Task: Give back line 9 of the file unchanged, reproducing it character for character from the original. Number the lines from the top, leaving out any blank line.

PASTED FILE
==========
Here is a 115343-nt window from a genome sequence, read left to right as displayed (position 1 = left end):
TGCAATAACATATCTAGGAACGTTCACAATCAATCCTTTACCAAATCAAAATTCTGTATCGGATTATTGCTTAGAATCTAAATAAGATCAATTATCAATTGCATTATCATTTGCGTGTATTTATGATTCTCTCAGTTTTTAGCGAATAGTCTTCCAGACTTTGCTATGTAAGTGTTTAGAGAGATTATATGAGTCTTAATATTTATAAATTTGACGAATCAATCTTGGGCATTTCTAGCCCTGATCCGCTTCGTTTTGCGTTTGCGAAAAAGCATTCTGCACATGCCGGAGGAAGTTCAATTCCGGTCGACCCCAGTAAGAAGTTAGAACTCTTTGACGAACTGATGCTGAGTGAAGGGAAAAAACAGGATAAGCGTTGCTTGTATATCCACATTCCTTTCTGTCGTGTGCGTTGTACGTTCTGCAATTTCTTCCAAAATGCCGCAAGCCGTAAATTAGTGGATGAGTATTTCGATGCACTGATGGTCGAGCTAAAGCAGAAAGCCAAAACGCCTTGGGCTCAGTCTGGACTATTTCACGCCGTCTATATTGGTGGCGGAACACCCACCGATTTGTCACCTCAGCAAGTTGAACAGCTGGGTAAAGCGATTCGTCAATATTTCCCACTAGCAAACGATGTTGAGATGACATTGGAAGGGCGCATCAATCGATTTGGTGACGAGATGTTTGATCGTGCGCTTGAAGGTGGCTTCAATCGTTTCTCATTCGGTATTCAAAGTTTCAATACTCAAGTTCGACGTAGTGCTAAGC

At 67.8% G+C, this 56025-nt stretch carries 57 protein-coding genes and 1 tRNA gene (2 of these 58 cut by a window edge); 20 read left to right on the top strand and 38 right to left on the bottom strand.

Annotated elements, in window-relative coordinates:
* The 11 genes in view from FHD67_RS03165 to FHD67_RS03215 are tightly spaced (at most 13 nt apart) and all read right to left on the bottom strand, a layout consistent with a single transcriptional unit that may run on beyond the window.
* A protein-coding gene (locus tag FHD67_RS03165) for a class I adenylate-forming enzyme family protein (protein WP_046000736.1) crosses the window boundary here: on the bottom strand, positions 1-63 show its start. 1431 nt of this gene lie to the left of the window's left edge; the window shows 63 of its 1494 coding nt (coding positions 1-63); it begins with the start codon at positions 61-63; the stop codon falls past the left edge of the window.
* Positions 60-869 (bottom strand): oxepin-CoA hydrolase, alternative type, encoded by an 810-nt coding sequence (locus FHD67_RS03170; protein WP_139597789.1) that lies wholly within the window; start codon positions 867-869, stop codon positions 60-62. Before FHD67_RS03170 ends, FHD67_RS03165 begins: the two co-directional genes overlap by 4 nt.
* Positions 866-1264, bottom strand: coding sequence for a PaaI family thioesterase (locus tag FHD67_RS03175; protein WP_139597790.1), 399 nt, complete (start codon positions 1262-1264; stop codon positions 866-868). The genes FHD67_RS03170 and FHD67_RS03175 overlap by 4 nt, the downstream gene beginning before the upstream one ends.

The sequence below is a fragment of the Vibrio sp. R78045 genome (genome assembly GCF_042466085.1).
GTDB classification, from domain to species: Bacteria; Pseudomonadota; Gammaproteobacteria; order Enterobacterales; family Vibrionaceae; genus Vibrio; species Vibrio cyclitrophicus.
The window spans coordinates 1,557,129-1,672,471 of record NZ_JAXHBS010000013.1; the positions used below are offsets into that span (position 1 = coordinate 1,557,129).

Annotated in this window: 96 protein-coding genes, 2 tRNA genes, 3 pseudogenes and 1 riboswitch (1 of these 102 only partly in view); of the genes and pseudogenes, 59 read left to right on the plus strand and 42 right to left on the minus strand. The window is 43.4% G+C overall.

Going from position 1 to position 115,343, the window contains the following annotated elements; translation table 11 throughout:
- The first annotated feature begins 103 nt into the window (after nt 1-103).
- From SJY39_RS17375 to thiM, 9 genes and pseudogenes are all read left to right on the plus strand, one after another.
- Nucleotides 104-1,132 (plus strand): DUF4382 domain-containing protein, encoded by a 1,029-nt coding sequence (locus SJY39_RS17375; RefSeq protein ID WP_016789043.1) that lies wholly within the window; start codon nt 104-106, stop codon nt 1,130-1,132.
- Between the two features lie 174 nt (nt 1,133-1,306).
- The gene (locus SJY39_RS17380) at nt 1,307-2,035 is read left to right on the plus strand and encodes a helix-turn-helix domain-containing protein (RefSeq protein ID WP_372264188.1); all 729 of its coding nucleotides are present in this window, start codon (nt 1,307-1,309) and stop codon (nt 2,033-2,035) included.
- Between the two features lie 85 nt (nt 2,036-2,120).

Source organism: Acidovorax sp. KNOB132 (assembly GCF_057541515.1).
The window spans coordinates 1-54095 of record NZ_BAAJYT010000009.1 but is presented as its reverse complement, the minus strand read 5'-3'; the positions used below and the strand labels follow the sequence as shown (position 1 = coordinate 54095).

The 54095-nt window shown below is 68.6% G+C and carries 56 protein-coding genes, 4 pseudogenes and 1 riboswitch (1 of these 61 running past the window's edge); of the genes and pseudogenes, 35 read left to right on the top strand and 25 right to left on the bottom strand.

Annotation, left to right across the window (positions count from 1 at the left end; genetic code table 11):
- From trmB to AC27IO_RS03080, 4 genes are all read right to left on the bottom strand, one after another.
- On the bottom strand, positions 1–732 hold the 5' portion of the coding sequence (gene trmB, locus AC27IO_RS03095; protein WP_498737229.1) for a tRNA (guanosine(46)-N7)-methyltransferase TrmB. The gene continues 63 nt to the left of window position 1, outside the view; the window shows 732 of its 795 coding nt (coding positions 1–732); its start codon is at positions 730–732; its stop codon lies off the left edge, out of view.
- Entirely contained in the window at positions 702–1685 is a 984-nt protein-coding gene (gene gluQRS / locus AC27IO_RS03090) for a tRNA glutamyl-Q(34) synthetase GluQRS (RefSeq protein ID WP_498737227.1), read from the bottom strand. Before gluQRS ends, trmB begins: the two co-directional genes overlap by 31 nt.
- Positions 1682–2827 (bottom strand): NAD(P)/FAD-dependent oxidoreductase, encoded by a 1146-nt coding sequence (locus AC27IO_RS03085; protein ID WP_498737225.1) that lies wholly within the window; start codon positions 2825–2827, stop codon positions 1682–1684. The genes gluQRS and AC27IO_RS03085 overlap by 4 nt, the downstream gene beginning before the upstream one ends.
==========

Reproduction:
The sequence below is a fragment of the Vibrio sp. R78045 genome (genome assembly GCF_042466085.1).